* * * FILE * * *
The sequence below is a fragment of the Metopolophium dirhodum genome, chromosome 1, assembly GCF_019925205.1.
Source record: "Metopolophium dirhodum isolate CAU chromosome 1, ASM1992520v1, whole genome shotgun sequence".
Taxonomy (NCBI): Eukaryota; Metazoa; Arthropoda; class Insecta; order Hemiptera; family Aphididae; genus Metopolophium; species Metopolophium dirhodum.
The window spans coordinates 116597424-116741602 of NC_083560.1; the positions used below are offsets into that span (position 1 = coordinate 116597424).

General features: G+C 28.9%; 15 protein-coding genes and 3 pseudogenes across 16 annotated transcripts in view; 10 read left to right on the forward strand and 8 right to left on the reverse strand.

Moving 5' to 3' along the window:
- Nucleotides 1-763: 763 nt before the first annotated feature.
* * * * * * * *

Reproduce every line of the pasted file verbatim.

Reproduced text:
The sequence below is a fragment of the Metopolophium dirhodum genome, chromosome 1, assembly GCF_019925205.1.
Source record: "Metopolophium dirhodum isolate CAU chromosome 1, ASM1992520v1, whole genome shotgun sequence".
Taxonomy (NCBI): Eukaryota; Metazoa; Arthropoda; class Insecta; order Hemiptera; family Aphididae; genus Metopolophium; species Metopolophium dirhodum.
The window spans coordinates 116597424-116741602 of NC_083560.1; the positions used below are offsets into that span (position 1 = coordinate 116597424).

General features: G+C 28.9%; 15 protein-coding genes and 3 pseudogenes across 16 annotated transcripts in view; 10 read left to right on the forward strand and 8 right to left on the reverse strand.

Moving 5' to 3' along the window:
- Nucleotides 1-763: 763 nt before the first annotated feature.